Comedy Impact Report 2011: Honoree
When the Upright Citizens Brigade opened its second New York location Oct. 29, Amy Poehler was there, improvising for disciples who often hear her name but rarely see her. “It was emotional for me,” says Poehler, who 15 years earlier had moved to New York with Ian Roberts, Matt Besser and Matt Walsh, where they soon found themselves operating a theater and acting in a Comedy Central sketch show of the same name.
From those renegade roots, the 2011 Variety “Power of Comedy” award winner has seen her comedy career bloom. Today she’s starring in the fourth season of NBC’s “Parks and Recreation,” a run that has delighted critics and earned numerous Emmy nominations. Poehler also co-created toon series “The Mighty B!” for Nickelodeon, on which she voices the main character. And, of course, she still finds time to occasionally swing by “Saturday Night Live.”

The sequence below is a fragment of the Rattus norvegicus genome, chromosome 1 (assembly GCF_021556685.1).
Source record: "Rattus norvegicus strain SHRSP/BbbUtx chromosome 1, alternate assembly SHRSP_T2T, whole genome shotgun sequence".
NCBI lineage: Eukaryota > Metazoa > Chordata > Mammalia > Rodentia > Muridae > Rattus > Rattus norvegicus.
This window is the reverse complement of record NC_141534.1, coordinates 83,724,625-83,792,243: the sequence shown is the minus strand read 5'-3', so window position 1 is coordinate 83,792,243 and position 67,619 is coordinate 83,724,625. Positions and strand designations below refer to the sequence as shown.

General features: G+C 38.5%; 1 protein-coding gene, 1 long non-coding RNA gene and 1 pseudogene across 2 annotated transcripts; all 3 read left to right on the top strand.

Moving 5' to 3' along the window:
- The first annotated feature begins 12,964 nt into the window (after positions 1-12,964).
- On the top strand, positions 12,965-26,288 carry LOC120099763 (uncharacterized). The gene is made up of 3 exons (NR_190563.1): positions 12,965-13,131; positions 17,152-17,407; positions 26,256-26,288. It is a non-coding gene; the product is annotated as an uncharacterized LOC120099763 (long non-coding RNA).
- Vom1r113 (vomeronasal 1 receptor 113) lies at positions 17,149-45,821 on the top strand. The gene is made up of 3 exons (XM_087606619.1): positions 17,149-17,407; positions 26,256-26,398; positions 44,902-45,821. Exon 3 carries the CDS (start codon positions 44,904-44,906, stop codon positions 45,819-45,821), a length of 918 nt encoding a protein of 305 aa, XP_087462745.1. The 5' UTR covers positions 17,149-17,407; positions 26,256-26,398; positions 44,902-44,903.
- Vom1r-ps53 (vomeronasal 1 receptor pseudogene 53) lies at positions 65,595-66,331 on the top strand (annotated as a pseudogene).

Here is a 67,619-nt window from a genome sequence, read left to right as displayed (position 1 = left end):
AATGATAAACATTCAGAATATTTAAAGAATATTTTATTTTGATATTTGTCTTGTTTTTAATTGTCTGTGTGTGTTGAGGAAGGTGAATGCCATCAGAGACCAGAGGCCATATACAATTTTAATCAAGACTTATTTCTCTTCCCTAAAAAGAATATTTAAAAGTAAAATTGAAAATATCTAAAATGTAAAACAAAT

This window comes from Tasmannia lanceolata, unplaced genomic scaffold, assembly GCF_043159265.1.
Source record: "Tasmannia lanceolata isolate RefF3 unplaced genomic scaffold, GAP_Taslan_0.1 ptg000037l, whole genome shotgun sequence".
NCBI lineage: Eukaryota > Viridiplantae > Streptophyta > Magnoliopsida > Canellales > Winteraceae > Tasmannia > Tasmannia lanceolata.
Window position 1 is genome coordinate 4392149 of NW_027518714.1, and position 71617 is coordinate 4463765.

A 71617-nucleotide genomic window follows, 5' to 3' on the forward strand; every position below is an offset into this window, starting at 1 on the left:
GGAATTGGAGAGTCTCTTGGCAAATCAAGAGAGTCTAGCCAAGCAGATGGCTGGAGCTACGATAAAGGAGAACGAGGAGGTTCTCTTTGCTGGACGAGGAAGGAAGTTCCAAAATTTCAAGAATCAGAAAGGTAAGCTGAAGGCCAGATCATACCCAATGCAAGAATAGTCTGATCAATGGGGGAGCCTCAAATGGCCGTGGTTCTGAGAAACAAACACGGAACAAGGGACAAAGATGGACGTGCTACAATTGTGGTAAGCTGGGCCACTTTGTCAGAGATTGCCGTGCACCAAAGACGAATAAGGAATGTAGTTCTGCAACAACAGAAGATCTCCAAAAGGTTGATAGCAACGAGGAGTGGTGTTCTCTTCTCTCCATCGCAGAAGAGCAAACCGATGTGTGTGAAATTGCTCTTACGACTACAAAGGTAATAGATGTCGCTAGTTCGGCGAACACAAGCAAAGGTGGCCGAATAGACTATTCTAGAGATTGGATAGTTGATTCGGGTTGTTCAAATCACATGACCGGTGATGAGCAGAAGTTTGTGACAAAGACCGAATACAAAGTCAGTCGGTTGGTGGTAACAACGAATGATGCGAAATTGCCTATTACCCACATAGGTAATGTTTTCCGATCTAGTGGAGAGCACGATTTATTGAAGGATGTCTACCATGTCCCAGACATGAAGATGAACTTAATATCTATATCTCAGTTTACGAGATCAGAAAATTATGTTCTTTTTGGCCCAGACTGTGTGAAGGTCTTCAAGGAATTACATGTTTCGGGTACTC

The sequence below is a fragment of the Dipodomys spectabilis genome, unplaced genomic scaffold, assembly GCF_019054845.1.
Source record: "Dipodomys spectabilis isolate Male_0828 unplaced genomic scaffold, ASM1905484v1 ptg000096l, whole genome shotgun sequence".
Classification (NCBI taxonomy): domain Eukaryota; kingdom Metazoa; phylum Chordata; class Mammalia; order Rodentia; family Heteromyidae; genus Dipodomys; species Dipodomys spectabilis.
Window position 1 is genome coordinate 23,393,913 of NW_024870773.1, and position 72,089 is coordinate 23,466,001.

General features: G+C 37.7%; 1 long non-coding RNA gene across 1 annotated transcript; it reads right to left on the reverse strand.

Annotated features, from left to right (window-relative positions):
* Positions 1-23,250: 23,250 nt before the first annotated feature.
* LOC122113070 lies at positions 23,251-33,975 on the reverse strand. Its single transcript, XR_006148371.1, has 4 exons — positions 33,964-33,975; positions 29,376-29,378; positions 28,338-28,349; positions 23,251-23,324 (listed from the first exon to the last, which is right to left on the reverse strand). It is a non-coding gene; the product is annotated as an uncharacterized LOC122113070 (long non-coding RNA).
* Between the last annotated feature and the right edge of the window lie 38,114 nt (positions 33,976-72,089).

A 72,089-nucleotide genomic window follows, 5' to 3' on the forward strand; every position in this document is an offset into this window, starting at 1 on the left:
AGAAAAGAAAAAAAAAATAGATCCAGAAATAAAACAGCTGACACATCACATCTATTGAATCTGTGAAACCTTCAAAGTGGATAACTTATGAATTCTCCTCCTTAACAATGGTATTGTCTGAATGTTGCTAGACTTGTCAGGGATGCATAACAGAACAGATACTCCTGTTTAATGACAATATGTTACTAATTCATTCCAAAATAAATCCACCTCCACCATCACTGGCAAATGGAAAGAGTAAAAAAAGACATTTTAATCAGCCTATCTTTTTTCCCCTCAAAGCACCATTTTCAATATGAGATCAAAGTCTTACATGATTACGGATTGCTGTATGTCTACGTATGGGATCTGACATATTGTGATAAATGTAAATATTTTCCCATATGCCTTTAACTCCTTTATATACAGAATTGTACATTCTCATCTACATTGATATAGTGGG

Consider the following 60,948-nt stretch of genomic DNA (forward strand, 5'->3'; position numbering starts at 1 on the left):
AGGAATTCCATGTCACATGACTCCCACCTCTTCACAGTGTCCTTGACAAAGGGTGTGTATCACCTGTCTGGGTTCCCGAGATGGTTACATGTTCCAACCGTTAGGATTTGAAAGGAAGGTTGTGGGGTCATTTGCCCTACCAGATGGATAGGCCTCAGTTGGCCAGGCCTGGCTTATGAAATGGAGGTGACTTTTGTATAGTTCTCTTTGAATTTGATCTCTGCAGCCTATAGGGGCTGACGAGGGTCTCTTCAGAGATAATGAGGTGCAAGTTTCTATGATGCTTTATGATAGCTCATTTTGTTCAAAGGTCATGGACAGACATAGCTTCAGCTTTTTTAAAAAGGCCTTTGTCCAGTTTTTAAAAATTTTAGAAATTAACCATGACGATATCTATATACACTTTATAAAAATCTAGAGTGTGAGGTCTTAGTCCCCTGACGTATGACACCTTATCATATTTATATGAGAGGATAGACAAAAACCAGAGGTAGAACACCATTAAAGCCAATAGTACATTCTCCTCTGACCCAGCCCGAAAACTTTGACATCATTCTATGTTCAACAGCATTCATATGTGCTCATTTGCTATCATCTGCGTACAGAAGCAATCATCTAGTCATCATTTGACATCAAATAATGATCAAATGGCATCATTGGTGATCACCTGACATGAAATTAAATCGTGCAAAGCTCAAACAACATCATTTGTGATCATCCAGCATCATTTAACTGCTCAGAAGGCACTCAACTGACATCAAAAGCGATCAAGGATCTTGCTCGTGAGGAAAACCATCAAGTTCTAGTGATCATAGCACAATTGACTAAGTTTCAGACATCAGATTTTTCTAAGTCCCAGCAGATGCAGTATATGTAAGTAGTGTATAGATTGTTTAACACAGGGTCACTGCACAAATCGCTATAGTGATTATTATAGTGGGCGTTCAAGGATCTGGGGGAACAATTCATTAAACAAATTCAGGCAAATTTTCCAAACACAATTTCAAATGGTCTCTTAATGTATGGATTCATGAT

“Upright Citizens Brigade” helped Poehler snag her part on “Saturday Night Live,” where she spent roughly eight seasons, including a few hosting “Weekend Update.” She found her way into other projects, including parts on “Arrested Development,” “Mean Girls” (with “SNL” co-star Tina Fey) and “Blades of Glory” alongside husband Will Arnett, as well as a co-starring role in “Baby Mama” with Fey.
Everything she’s done, including “Parks and Rec,” can be traced back to UCB’s comedy philosophy, one that’s shared by all of improv comedy: “Surround yourself with people who are better than you, and you’ll look good,” she says.
The show itself sometimes feels like a long-form improv comedy set — it’s tightly scripted, but the mockumentary style lends a looseness, and episodes have a long memory. “If something happens on the show, there are consequences,” Poehler explains. “People get fired, people have sex. There’s not this reset button every time.”
Poehler’s accomplishments owe much to the rogue sensibility of UCB, which wrote its own rules rather than play by another’s. Instead of waiting to be discovered, the group invented a forum to show what they could do.
“It can be so dreadful standing up against the wall waiting for a cute guy to ask you to dance,” Poehler says. “f you go and dance on your own or with your friends, you feel a lot better.””Frankly,” she adds, “sometimes you have to let people know what you can do.”